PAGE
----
>> José Cárdenas:
Speaking of the legislature and elections, what's the latest on redistricting? Before you get into that, let me just mention my firm had some involvement in there as co-counsel for the plaintiffs.

>> Richard de Uriarte:
The plaintiffs are not happy. The plaintiffs, who were trying to -- the plaintiffs were basically Democrats and Hispanic Democrats who were seeking to make legislative maps a bit more competitive. Having, you know, closing the gap between the Democrats and the Republicans. The problem, of course, is in Arizona the only election day that counts is the primary, when we elect -- we have mostly bulletproof democratic and Republican districts. In the year 2000, before the redistricting, we had about 13 races that were considered competitive. That were uncontested in the Senate. Now, 2002, we had 18 that were uncontested. So, we're getting worse. We're getting less and less competitive.

>> José Cárdenas:
There was a new plan submitted --

>> Richard de Uriarte:
There was a new plan submitted, and one the endorsement of a superior court judge Kenneth Field. But in the meantime, Republicans, secretary of state Jan Brewer and -- actually supported by most of the county recorders who were going to have to implement this tried to get a stay and that was upheld in an appeals court last week. That kind of puts us back to square one and it seems like the independent redistricting commission is going to submit this new plan or to withdraw its new plan from the Department of Justice, thus putting us back into the original plan that they had adopted years ago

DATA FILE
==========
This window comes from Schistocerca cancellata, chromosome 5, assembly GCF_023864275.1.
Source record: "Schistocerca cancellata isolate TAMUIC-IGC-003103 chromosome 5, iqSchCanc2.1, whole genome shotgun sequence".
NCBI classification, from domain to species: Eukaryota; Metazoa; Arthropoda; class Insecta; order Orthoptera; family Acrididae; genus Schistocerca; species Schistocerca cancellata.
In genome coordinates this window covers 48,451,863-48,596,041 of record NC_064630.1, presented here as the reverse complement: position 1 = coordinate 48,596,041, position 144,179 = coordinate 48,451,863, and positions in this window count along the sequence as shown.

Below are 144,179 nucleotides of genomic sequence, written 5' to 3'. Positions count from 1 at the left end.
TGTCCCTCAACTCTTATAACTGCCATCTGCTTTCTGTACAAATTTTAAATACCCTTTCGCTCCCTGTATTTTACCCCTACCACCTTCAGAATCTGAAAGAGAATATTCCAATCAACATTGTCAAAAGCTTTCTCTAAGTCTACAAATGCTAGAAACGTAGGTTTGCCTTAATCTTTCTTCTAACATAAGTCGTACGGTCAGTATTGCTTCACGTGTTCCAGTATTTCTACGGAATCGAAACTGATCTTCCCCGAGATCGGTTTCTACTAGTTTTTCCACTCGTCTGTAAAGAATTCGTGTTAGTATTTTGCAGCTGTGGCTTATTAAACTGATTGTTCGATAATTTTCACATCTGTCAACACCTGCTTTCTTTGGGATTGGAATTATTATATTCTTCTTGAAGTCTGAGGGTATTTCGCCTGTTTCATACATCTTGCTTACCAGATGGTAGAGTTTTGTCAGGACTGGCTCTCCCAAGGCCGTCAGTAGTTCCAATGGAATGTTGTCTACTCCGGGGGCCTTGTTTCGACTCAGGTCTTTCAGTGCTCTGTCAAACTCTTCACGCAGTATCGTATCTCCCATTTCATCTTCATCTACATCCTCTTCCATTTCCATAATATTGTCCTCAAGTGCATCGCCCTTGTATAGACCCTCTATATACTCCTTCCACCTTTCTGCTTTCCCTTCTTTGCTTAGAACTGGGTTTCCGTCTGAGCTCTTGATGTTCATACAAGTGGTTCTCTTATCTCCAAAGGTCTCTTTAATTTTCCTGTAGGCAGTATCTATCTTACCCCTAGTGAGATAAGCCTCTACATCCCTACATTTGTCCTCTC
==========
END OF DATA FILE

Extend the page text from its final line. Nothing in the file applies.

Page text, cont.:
. >> José Cárdenas:
No changes for this election.

>> Richard de Uriarte:
There are little tweaks. In very significant ways. You had, for example, what you had was they lowered the bullet-proof Hispanic districts and spread them out a little to the north, thus creating a new competitive district on the west side, El Mirage. Old Glendale. Surprise. The northern part of Litchfield Park, which would have been a competitive district. A person like LULAC's Lydia Guzman is planning to run. And now where she lives, it's district 10, currently a pretty much bulletproof Republican district. I talked to Ms. Guzman today, she is still running, but she has no chance. In the reconfigured district 12 she would have had a fighting chance against Senator Robert Blendu. What can you do?

> José Cárdenas:
The PAN initiative has been subject of a lot of discussion and recent articles in The Republic about some turmoil in the leadership. What can you tell us about that?

>> O. Ricardo Pimental:
Not a whole lot, I can only tell our viewers that this is an initiative they should beware of. That it essentially bars immigrants from services they are already barred from and bars them from voting, but they are already barred from voting if undocumented and not naturalized. It's clearly divisive. To the extent they are having turmoil, I think that's very good news for Arizona.